Earlier this month, I was in my element at a virtual gathering of the Oceania region’s experts in the science of sharks and rays. At a conference hosted by the Oceania Chondrichthyan Society, many accomplished and world-renowned researchers took to Zoom to share their recent work including Colin Simpfendorfer, Cassie Rigby and a plenary delivery by Dr Shelley Clarke.
Dr Clarke opened with some thought-provoking questions – Can we prove recent conservation ‘successes’? If scientists aren’t fact-checking, who is? And how do we get policymakers to care? All important considerations for academics studying one of the world’s most threatened groups of animals…
Assoc Prof Colin Simpfendorfer summarised a fascinating study on the global status of coral reef sharks and rays. Pulling together data from 370 reefs in 58 countries, this is the most comprehensive study on reef sharks ever compiled. The results were a sobering reminder of the state of sharks on coral reefs with 20% of reefs surveyed recording no sharks, meaning the apex predators had become ecologically extinct in these areas. But it’s not all doom and gloom as marine protected areas, fishing controls, and improved governance was found to be able to significantly improve reef shark status in areas where they are properly implemented.
Dr Cassie Rigby provided a teaser for an upcoming publication on global shark population and extinction risk trends. Due to be released imminently, the study summarised research from all corners of the planet, quantifying that 25% of all sharks and rays are threatened with extinction, primarily due to overfishing and bycatch impacts. Fortunately, rising awareness has driven a recent increase in shark conservation actions, but only limited resources have been allocated to ensure that actions translate into actual conservation outcomes. The work will be reflected in the upcoming IUCN Redlist assessments.
WA Fisheries research scientist Dr Matias Braccini presented a new study on reconstructing historical recreational and unreported commercial shark fishing to better understand the impact of fishing on WA’s shark populations. Key findings included that recreational catches were 10 times smaller than commercial catches, but that reconstructed catches were 57% greater than those derived from official statistics. These findings have great implications for the future of shark fishing management in WA.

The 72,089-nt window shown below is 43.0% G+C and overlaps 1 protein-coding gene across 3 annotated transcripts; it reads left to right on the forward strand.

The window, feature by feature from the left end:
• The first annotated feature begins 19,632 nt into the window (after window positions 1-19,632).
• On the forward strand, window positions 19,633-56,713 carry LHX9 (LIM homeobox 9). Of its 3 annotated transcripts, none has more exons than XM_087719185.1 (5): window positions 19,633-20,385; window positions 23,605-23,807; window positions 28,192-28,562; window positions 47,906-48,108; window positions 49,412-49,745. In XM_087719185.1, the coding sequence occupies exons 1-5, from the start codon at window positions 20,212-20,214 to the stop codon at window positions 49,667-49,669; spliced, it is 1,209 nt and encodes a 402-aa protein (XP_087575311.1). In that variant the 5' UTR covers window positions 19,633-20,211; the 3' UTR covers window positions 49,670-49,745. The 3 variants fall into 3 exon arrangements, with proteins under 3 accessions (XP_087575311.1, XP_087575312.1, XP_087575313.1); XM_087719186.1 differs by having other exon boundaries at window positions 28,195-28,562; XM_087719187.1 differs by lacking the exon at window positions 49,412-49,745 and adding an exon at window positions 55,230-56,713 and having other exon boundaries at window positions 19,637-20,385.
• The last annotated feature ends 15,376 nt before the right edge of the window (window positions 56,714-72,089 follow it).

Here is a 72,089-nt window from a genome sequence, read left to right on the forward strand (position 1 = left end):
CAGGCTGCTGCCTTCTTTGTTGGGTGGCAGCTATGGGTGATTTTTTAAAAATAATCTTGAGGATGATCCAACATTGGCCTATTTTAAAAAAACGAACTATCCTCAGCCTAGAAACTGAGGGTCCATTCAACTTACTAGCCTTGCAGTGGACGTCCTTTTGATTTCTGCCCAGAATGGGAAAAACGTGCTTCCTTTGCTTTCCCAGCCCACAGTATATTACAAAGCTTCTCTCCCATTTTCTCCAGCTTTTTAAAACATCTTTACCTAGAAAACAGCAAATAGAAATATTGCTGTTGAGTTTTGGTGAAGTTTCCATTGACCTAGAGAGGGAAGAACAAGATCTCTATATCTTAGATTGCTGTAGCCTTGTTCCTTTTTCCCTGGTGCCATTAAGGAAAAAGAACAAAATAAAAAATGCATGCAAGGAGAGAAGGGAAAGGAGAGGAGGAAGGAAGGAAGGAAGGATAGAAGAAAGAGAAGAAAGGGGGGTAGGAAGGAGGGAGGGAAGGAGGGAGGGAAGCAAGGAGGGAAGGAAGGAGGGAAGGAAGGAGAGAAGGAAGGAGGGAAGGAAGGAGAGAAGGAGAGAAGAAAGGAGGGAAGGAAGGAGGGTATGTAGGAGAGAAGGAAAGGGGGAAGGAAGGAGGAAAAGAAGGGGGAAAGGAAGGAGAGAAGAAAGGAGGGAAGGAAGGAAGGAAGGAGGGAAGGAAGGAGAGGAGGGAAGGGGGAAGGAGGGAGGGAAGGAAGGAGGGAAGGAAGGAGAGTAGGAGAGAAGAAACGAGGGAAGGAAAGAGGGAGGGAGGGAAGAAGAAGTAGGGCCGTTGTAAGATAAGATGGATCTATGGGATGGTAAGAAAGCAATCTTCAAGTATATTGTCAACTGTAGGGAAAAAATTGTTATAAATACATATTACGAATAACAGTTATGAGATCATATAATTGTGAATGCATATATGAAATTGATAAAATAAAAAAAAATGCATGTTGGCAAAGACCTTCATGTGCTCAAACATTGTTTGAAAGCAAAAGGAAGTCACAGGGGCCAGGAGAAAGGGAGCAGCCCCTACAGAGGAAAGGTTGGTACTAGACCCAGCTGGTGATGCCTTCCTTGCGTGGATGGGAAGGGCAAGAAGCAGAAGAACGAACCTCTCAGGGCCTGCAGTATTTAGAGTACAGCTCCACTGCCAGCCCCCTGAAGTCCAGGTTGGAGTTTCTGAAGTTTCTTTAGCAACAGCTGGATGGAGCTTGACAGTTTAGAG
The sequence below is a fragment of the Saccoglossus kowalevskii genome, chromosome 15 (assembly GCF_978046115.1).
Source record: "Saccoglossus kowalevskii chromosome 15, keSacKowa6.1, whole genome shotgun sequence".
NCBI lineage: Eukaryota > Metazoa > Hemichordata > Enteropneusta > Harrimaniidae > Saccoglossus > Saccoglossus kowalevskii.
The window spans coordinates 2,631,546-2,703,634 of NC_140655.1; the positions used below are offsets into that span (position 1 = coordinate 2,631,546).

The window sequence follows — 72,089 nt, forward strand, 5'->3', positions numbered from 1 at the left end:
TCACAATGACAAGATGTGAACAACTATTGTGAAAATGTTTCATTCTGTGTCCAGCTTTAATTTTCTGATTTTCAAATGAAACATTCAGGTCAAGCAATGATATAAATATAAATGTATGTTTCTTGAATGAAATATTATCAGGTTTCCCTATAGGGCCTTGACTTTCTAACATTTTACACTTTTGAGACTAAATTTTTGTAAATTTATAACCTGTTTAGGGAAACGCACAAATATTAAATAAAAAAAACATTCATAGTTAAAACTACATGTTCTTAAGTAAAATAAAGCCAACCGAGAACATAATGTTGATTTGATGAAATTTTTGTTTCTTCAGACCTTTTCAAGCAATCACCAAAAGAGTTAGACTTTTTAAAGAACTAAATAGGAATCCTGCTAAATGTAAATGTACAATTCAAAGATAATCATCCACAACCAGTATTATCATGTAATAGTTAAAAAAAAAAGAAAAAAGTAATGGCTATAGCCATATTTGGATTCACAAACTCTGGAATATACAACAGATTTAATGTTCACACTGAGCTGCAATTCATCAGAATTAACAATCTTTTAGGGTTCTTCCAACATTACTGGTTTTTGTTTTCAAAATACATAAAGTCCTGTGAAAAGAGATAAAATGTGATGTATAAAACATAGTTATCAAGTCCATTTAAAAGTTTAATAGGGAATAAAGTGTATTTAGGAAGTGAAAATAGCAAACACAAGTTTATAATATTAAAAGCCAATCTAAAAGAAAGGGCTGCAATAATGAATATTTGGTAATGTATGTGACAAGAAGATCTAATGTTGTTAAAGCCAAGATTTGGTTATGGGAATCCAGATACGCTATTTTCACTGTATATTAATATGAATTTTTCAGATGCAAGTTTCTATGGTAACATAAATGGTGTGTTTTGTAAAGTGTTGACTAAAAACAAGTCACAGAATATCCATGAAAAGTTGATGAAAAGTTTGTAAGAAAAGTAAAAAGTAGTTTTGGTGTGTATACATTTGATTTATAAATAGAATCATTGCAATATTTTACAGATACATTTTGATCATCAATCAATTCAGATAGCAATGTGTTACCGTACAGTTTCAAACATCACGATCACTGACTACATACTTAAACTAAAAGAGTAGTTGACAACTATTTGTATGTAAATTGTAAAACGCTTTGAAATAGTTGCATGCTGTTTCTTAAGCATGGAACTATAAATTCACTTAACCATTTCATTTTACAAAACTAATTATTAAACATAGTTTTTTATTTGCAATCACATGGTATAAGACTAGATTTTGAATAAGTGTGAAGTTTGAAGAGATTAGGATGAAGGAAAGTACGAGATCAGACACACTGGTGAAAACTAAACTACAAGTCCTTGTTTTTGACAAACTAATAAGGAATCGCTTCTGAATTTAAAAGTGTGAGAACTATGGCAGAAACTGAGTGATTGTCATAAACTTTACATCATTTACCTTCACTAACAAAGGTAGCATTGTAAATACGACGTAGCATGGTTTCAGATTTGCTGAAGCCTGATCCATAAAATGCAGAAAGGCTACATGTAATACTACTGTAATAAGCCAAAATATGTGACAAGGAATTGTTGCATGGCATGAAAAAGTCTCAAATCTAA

Of specific interest to HSI and our campaigns against lethal shark culling – presentations at the conference included studies with relation to shark bite mitigation in Australia.
Kristin Hoel from James Cook University analysed global shark safety guidelines and applied scientific scrutiny to some of the most popular strategies. She found that communities may not strictly adhere to advice if they don’t understand the scientific evidence behind them. While most of the universally presented guidelines (i.e. swim with a buddy) were general water safety advice, the guidelines associated with predator-prey interactions had the strongest scientific basis. These guidelines are things like “avoid swimming in areas where fishing or fish-cleaning are taking place,” or “avoid swimming near bait balls or where marine animals are actively feeding.” The study suggested that developing safety guidelines tailored to local regions, shark behaviour and ecology will provide the most effective advice to reduce shark bite risk.
Lastly, Kye Adams presented the idea of using stationary blimps as camera platforms for shark surveillance at popular beaches. As a socially acceptable alternative to shark nets, Kye assessed the ability of blimp surveillance to reduce shark/human interactions. He found detection probabilities of 93% by professional lifeguards in ideal swimming conditions. An improvement on the functional limitations of drone surveillance, continuous surveillance provided by stationary blimps can provide a reduction in shark bite risk, improving beach safety and reducing impacts on marine wildlife.
HSI is excited to utilise new research and forge relationships with the scientific community to achieve better conservation outcomes for threatened shark and ray species, improve the sustainability of Australia’s fisheries, and implement effective, non-lethal alternatives to shark culling.